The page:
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January 27, 2015

Protocolized Sedation in Critically Ill Children

Author Affiliations
  • 1Department of Medicine and Interdepartmental Division of Critical Care, Mount Sinai Hospital and University of Toronto, Toronto, Ontario, Canada

Copyright 2015 American Medical Association. All Rights Reserved. Applicable FARS/DFARS Restrictions Apply to Government Use.

JAMA. 2015;313(4):363-364. doi:10.1001/jama.2015.1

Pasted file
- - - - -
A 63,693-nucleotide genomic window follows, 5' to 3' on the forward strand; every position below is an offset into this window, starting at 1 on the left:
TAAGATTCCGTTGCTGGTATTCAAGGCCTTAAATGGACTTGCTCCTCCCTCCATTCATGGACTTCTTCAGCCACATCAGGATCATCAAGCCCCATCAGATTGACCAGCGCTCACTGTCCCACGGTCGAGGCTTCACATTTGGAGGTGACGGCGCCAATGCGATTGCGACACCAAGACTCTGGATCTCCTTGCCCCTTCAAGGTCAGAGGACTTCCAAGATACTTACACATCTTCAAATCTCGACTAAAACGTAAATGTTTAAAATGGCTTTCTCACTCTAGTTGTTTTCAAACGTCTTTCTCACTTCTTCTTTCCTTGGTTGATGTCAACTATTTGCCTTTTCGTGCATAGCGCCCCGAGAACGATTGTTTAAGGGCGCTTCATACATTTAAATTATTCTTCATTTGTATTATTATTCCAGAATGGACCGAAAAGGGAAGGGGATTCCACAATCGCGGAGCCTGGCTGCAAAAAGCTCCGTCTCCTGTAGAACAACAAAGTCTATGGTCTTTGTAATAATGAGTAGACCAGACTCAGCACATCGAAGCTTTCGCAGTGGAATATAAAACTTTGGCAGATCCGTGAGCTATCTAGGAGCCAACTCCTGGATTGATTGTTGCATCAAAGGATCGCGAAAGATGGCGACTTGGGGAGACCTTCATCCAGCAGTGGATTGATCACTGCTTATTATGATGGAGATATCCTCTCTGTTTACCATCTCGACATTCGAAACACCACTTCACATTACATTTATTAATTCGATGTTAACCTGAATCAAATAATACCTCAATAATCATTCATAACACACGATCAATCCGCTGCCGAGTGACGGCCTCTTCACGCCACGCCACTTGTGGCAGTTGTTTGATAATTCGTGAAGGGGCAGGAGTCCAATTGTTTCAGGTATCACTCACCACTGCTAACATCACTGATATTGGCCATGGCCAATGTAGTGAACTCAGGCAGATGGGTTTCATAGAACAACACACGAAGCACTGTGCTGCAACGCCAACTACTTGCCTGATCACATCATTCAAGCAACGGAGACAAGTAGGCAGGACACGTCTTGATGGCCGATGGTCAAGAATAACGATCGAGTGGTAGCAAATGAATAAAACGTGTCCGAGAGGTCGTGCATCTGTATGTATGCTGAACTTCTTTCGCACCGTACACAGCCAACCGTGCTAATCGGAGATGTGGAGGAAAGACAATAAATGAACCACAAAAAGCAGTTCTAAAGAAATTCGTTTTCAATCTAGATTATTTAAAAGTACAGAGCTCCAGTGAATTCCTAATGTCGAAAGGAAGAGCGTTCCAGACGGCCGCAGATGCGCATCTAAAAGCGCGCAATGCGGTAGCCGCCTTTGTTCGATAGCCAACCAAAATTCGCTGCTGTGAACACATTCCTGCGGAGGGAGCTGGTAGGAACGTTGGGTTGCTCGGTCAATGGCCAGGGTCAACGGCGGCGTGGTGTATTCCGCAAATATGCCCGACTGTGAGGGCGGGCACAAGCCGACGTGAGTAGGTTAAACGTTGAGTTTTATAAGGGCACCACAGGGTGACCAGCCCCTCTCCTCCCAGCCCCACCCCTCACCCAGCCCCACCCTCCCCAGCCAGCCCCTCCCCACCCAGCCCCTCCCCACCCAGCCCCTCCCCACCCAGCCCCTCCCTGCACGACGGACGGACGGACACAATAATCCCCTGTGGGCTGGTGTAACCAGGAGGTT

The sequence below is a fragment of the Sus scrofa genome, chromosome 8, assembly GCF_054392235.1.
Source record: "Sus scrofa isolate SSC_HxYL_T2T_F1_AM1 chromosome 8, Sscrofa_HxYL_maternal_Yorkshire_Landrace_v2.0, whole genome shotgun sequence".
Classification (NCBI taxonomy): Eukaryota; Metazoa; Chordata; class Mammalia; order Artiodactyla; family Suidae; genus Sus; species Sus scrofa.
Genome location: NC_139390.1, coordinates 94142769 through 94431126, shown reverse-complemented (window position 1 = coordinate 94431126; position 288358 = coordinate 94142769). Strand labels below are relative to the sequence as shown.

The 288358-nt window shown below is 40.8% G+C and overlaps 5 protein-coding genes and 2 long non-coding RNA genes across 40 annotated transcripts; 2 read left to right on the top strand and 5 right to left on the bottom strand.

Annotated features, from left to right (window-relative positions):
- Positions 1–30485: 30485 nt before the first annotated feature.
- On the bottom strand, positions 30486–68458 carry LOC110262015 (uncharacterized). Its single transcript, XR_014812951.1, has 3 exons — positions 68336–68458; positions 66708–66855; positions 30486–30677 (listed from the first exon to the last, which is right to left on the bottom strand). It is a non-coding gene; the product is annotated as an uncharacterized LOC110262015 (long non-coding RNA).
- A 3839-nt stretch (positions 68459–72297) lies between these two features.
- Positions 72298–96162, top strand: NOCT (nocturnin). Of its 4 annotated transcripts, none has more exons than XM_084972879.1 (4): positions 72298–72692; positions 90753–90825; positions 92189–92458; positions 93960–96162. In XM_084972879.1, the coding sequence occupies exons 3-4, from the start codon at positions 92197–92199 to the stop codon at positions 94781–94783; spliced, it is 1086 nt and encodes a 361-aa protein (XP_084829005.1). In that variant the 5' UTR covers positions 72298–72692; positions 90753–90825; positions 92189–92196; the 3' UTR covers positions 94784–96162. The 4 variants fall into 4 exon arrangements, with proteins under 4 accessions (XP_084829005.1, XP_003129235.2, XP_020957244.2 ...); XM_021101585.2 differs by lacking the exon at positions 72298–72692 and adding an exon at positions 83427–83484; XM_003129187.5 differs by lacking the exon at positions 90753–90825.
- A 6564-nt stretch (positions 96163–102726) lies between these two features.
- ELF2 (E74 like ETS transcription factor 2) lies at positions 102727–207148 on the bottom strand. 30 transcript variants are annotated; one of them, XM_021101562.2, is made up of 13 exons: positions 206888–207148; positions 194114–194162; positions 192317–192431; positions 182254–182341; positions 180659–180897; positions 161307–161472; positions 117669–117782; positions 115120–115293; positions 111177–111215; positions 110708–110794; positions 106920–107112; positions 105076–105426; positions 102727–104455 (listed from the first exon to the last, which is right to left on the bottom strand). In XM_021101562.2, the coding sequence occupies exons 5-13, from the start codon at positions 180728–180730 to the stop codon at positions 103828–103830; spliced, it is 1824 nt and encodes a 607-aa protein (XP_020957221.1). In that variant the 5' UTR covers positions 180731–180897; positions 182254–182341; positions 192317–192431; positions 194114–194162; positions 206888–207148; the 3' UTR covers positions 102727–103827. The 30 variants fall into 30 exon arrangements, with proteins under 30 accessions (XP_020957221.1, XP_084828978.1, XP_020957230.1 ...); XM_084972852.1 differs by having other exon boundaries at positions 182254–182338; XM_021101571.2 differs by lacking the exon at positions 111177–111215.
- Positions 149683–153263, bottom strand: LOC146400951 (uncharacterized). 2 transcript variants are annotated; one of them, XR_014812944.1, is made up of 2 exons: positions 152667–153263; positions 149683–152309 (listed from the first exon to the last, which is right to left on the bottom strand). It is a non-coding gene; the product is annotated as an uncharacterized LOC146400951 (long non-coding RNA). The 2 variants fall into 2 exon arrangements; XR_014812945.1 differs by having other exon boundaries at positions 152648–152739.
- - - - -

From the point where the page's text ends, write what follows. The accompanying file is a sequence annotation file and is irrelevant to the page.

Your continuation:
Light sedation1 or no sedation2 has become the therapeutic goal in critically ill adults. Large randomized trials3-5 and systematic reviews6,7 have demonstrated that this goal is feasible, safe, and beneficial. The benefits include shorter durations of mechanical ventilation and stay in the intensive care unit (ICU).2-4 However, prospective data supporting the benefits of minimizing sedation in children are lacking, with only 1 randomized trial of 102 children showing shorter durations of mechanical ventilation and ICU stay with daily interruption of midazolam infusions compared with no interruption.8

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